LAURIE’S PANTHER, in his short and meteoric career was owned by Mr Laurie James and trained at Romford by Terry Duggan. A black and white dog, whelped in April, 1980 by Shamrock Sailor out of Lady Lucy, his first important race was the Bobby Jack Puppy Cup run at Wimbledon in November 1981. He reached the final but was well beaten into fifth by the Killacca.
His next race was the Christmas Puppy Cup at Romford when, from trap three, he finished third, five lengths behind Seaway Lad. In March he was eliminated from the Pall Mall in the first round and gave no inkling at that time of the brilliance that was to make him a champion in the weeks ahead.
Entered for the Laurels in May, he won his opening heat by three lengths from Moon Prince and his second round qualifier from Night Miller and Yankee Express in 27.89sec, with the favourite, Duke of Hazard, who in round 1 had set a new track record on sand, fourth.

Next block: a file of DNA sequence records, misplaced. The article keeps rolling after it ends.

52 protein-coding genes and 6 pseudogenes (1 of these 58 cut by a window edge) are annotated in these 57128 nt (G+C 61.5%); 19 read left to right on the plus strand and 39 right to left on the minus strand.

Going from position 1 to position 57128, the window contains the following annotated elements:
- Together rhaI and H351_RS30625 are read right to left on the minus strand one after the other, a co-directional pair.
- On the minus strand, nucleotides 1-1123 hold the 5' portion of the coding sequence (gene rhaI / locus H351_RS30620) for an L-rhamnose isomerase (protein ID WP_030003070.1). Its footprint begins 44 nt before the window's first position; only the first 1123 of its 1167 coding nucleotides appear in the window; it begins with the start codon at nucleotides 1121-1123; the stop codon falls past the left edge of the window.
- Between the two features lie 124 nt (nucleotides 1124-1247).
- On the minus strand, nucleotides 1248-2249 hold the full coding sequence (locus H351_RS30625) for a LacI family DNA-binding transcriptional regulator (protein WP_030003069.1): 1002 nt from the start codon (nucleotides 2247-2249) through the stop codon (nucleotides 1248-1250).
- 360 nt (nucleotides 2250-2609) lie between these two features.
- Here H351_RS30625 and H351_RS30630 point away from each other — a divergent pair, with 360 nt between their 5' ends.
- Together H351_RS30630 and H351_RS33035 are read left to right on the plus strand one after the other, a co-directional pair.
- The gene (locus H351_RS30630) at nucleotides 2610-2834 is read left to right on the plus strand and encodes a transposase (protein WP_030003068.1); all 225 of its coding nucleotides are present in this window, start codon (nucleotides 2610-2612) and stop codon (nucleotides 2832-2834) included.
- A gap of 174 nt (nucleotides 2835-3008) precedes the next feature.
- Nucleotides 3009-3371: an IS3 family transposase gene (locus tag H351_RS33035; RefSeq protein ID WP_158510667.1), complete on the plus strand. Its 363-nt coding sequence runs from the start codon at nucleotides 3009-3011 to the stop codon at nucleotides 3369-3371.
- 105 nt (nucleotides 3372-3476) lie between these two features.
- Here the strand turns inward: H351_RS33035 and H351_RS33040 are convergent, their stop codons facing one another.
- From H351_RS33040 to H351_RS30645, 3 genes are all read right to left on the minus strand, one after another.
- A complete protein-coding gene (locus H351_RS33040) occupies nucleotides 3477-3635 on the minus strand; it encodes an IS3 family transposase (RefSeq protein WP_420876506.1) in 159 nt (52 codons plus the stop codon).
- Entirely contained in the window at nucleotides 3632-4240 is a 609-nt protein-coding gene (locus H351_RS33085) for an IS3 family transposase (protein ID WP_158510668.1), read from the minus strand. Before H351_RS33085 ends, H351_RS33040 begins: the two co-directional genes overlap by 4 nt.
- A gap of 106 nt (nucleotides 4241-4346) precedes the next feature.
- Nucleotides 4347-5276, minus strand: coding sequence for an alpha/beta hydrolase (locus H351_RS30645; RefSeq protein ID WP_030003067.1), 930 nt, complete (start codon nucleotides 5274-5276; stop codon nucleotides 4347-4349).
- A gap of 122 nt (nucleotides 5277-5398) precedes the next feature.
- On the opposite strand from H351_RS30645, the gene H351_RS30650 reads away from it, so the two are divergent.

Despite a setback in his semi-final when he was badly hampered early in the race and beaten into second by Real Good, he really flew in the big decider. Away like a shot, he made all the running to win by a little under a length from Decoy Ranch in 27.79sec, just one hundredth of a second outside the then track record.
In a qualifying heat at Wimbledon for the 1982 Derby, he again defeated Night Miller and, this time, set a new track record with 27.72sec. In the first round at White City, he won by half a length from Pineapple Barrow in 29.48sec and was to go through the event undefeated. That was no mean feat considering 210 of the best greyhounds in England and Ireland took part and that he had to race six times to win the event.
It is always the hallmark of a high class trainer to keep a greyhound in top form throughout the English Derby which, from the qualifying rounds, lasted for a month before the final and this is what Terry Duggan did with Laurie’s Panther being his first Derby finalist.
Perfectly drawn in trap one, the dog was quickly away behind Supreme Tiger and clung to the rails throughout, winning by a little less than a length from Special Account, another fine dog, with Duke of Hazard another head away in third.
It was one of the finest of all Derby finals but was won by a worthy champion who was then retired to stud.
Sadly, Laurie’s Panther died after a sudden illness in 1986, the year that one of his sons, Mollifriend Lucky, landed a classic double in the Scurry Gold Cup and the Laurels.